A large portion of Rolex watches demand between 20,000 USD and 50,000 USD. This price bracket includes most models in the GMT-Master collection, and most notably the current "Pepsi" ref. 126710BLRO. The latter gets its name from its red and blue 24-hour bezel, a staple feature since the very first model in 1954.
Given its resemblance to the original, this watch is particularly popular among fans and collectors alike. Not surprisingly, the value of this reference increased by some 40% between its launch in the summer of 2021 and April 2022. What's more, we're also seeing similar trends for the watch's sister models, the ref. 126710BLNR – also known as the "Batman" because of its blue and black bezel – and the ref. 126711CHNR, the two-tone variant dubbed the "Root Beer."
Rolex Day-Date: The Presidential Watch
From politicians to business tycoons, the Rolex Day-Date has been the gold standard among the world's rich and powerful since its introduction in 1956. After all, there's a reason why it's nicknamed the "President." Let's take a closer look at the ref. 128238: This 36-mm timepiece is made of 18-karat yellow gold and can be found in the current Rolex catalog. The version with a white dial is listed on Chrono24 for around 43,000 USD. In late summer 2021, this watch cost around 30,000 USD, which translates to a 43% increase in value in a little over six months.
The performance of the 40-mm model with the reference number 228238 is similar, with prices climbing from just under 40,000 USD in September 2021 to 52,000 USD in April 2022. Prices are expected to rise even further.
Daytona: Rolex's Chronograph
The Cosmograph Daytona is one of the most popular watches in the Rolex lineup. Stainless steel models are particularly sought-after, such as the ref. 116500LN. You can choose between a black or white dial for this model. Both versions feature a black, ceramic bezel with a tachymeter scale.
Both models saw a value increase of more than 50% in the twelve months from April 2021 to April 2022. The ref. 116500LN with a black dial costs around 45,500 USD, while the model featuring a white dial demands closer to 51,500 USD.
You can still get a good deal on two-tone Daytona models such as the ref. 116503. You can buy one of these watches on Chrono24 for about 31,000 USD (as of April 2022). However, prices are steadily rising here too, which is evident when you consider that this watch cost significantly less one year prior – around 20,000 USD less to be exact.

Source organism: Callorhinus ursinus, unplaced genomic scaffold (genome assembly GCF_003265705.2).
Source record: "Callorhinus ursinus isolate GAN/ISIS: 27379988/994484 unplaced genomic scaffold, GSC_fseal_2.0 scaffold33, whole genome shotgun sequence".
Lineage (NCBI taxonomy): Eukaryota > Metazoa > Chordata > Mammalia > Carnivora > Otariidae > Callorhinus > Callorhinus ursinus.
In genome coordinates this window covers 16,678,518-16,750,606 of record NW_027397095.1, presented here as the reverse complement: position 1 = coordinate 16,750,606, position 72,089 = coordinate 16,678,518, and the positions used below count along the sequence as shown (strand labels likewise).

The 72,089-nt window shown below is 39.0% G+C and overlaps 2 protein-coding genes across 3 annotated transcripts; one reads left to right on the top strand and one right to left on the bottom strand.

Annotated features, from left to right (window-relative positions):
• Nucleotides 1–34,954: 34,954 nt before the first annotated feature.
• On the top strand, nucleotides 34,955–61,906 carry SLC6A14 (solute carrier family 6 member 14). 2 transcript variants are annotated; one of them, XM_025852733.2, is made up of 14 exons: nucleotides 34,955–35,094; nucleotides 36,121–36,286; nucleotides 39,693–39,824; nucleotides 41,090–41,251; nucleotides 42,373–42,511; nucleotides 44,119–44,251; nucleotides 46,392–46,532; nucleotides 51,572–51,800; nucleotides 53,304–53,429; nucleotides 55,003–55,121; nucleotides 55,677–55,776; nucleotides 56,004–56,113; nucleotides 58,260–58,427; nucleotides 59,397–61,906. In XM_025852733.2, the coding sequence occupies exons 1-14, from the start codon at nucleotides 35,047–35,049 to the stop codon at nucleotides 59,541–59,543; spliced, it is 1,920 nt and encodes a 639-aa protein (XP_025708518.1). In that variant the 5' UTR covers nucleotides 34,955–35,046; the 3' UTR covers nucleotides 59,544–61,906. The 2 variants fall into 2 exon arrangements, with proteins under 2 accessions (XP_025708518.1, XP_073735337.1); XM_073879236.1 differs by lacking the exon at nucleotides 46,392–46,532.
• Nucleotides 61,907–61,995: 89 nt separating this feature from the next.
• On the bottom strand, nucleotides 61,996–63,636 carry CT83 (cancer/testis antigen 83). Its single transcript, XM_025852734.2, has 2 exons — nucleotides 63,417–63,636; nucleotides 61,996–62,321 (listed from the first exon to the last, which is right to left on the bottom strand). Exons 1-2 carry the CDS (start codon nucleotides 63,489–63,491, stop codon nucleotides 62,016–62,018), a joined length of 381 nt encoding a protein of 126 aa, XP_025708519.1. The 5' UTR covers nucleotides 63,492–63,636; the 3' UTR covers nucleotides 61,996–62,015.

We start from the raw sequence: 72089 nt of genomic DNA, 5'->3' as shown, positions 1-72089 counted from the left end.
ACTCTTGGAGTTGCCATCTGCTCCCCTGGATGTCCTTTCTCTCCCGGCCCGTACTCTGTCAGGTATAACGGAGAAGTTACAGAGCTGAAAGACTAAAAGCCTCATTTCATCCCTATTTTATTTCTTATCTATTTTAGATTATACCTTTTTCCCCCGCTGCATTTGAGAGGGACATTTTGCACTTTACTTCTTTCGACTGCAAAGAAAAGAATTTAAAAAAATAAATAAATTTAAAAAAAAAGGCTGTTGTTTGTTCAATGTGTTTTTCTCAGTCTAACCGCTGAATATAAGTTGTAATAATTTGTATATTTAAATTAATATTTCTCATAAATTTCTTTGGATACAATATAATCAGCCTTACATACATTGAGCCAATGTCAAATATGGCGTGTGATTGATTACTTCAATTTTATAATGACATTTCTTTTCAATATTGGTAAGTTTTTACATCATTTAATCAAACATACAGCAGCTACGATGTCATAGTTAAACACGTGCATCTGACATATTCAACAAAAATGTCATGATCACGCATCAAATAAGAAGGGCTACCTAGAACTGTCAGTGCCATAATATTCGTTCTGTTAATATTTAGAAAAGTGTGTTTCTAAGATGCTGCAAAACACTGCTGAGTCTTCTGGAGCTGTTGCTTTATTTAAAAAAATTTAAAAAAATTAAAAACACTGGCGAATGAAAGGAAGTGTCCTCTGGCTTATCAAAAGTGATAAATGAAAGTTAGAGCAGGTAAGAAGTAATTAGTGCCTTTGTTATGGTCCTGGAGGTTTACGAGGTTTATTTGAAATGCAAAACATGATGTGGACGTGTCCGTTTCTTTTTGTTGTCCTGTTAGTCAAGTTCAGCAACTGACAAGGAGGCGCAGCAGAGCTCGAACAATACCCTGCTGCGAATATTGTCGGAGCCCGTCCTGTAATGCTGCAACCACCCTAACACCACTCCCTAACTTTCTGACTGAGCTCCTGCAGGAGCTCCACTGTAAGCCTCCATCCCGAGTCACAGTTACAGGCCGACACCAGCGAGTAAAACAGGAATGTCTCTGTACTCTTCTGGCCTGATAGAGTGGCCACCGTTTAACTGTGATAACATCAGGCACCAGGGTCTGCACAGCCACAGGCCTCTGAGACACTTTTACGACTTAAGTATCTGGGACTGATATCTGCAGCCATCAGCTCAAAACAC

Which is the most expensive Rolex watch?
The most expensive Rolex watch ever sold is the Cosmograph Daytona ref. 6239 once owned by the Hollywood legend himself, Paul Newman. In 2017, Phillips auction house sold this timepiece for a staggering 17.75 million USD after just 12 minutes. The watch features a rare "exotic dial." These dials have at least two colors, a contrasting minute track, and Art-Deco-style numerals on the subdials. Another remarkable detail on this watch is the small squares topping the indices on the subdials.
The auction had a knock-on effect: a run on Daytona models with exotic dials. Particularly popular models include the references 6239, 6241, and 6264. Asking prices for well-maintained timepieces start at around 240,000 USD and soar well above 310,000 USD.
But make no mistake, vintage Daytona references are not alone among the most expensive Rolex watches, even younger models have been raking in six-figure sums. Search for the platinum ref. 116506 on Chrono24 and you'll be greeted with prices floating around the 200,000 USD mark. When it comes to the Pavé editions under ref. 116576TBR, the dial and bezel of which are completely studded with diamonds, you'll need to dish out over 780,000 USD. The current Rainbow-Daytona ref. 116595RBOW demands a similar price. This gold watch's main attraction is the rainbow of baguette-cut sapphires that adorn its bezel.
There are many more interesting Rolex models to be found in the 100,000 USD to 250,000 USD price range. Other timepieces include the Submariner 5514 COMEX, the platinum Day-Date 228396TBR with a diamond bezel, and the GMT-Master II 126755SARU, which boasts a GMT bezel punctuated with blue sapphires and red rubies.
Rolex's 2022 Releases: Worth the investment?
At Watches & Wonders 2022, Rolex unveiled their newest models: a new-generation Air-King, several new versions of the Day-Date in platinum, a Datejust with a floral dial motif, and a 42-mm Yacht-Master in 18-karat yellow gold on an Oysterflex strap, to name a few. While all these watches have a good chance of appreciating in value, they most likely won't experience the same glory as the GMT-Master II 126720VTNR.